great shrub: spike winterhazel, corylopsis spicata
IBOUGHT MYSELF A WINTERHAZEL 20-ISH YEARS AGO, around the start of my Zone 5 gardening adventure, fresh in from the warmer city and with a lot to learn in the years of weekend gardening that lay ahead. The image of the massive old ones that grew at Wave Hill in New York City was firmly in my mind’s eye, and I was determined my Corylopsis spicata would be just like that some day: a cloud of yellow. “Some day” would be the operative words; this year, it finally was, at about 18 feet across and half as tall. And apparently I am not alone in this being my glory year.
The spike winterhazel (as C. spicata is known) is one member of this genus of witchhazel relatives that should be better grown, I think, even if their extra-early flowers can be iffy here. That gets it listed in many places as Zone 6-8, though it’s otherwise hardy to 5. I never really minded, because what followed the sometimes-half-strength bloom were pleated, bluish-green leaves (details in in the slideshow, below) so beautiful I never tired of them. And the plant’s structure, a slightly chaotic, outstretched tangle of delightfully crooked arms, pleased me all winter long. (That’s mine on the far left in the photo above, to show scale and shape, looking down the front path.)
But then came the spring of 2010, the jubilee. As the bloggers in Southwest England at the Hegarty Webber Partnership garden design site will tell you, too, there’s something going on this year with winterhazel. (I’m happy for such company in this fine moment, and also to discover their blog, which rates some clicking around; see you there.) Their 20-something-year-old plant went positively mad, too. Synchronicity!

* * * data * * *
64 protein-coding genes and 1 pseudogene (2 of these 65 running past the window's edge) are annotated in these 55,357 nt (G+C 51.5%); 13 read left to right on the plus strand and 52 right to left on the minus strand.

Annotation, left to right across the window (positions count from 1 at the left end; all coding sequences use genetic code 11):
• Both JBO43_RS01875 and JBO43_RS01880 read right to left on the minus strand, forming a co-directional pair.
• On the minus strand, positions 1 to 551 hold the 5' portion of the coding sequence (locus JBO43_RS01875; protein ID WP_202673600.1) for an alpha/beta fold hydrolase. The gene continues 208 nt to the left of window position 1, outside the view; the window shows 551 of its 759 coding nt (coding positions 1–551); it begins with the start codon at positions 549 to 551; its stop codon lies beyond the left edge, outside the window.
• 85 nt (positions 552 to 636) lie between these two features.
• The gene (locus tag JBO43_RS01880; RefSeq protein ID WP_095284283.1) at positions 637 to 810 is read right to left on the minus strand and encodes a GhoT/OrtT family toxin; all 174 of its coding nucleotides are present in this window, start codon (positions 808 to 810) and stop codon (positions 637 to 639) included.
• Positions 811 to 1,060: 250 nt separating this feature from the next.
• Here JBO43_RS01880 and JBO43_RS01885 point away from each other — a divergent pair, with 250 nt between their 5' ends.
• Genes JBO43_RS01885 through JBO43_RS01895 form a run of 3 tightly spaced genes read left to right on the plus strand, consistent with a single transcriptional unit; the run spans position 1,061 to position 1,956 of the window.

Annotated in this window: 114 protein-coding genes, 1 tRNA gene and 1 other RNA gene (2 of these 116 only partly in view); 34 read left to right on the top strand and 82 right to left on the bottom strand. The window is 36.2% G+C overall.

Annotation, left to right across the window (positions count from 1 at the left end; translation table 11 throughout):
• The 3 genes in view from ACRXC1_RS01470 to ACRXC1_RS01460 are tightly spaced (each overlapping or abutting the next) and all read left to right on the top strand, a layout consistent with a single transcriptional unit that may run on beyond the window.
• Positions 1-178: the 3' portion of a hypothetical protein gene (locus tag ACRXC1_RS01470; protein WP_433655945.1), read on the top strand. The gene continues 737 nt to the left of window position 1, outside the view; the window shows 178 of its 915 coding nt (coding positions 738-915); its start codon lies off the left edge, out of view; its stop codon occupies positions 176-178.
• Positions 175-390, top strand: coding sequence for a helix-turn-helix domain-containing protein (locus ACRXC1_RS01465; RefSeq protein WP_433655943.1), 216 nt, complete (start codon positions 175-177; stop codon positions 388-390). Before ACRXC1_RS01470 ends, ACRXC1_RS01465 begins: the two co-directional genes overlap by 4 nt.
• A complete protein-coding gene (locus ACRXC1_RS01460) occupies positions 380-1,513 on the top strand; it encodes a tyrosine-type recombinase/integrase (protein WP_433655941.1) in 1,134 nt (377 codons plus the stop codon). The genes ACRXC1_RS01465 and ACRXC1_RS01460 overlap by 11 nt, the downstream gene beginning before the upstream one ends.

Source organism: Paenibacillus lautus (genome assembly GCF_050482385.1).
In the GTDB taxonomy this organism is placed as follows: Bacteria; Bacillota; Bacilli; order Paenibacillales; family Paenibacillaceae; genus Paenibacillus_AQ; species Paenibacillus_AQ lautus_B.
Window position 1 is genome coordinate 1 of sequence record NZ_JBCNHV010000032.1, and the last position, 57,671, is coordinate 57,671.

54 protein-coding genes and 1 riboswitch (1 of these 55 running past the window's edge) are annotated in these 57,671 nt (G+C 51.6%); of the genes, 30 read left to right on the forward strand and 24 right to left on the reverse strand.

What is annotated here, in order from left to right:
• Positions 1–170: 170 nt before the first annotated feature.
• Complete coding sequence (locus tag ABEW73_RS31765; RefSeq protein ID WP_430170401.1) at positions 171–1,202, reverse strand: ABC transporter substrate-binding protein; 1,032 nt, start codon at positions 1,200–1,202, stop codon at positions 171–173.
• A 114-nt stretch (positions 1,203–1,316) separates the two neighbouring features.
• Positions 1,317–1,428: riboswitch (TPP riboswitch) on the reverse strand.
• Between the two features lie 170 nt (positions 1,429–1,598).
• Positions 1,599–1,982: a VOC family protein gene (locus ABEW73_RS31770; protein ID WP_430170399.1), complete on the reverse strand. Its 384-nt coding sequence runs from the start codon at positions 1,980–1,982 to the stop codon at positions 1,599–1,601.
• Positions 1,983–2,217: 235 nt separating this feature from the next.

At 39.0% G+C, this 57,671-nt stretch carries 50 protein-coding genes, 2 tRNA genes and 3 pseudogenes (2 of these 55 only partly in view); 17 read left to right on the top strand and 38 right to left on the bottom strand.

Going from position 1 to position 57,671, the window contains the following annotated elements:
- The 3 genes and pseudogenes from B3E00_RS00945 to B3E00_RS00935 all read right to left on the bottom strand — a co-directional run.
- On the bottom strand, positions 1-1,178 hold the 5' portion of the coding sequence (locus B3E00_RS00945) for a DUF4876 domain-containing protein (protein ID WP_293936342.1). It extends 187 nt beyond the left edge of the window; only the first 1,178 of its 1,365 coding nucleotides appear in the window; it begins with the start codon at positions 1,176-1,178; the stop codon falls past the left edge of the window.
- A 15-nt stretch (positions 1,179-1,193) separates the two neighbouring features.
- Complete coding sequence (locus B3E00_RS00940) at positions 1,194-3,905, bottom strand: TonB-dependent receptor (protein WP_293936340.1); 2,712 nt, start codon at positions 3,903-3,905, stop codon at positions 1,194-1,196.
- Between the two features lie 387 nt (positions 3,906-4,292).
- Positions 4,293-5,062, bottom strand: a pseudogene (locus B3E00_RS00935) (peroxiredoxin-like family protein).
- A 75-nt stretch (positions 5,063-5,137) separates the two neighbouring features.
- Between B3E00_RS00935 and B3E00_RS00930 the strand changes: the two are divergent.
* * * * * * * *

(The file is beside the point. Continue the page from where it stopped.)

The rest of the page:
Grow winterhazels in sun or part shade, in moist but well-drained soil, and if you’re pushing it (as I am) with the tassel-like flowers, offer a site that gives protection from winter winds that could kill some of those precious buds.
There are other good garden species, notably C. pauciflora (the buttercup winterhazel, Zone 6-8) and C. glabrescens (the hardiest, supposedly, Zone 5-8), and so on, but I’m a spicata girl through and through.
So much so that in this year of the winterhazel I treated myself to the gold-leaf form, C. spicata ‘Aurea,’ above, sometimes labeled ‘Gold Spring,’ and I have to say when the box arrived I could almost see it growing right through the corrugated walls. Happy days.
Click on the first thumbnail, then toggle from slide to slide using the arrows beside the captions. Enjoy!
Corylopsis mail-order sources: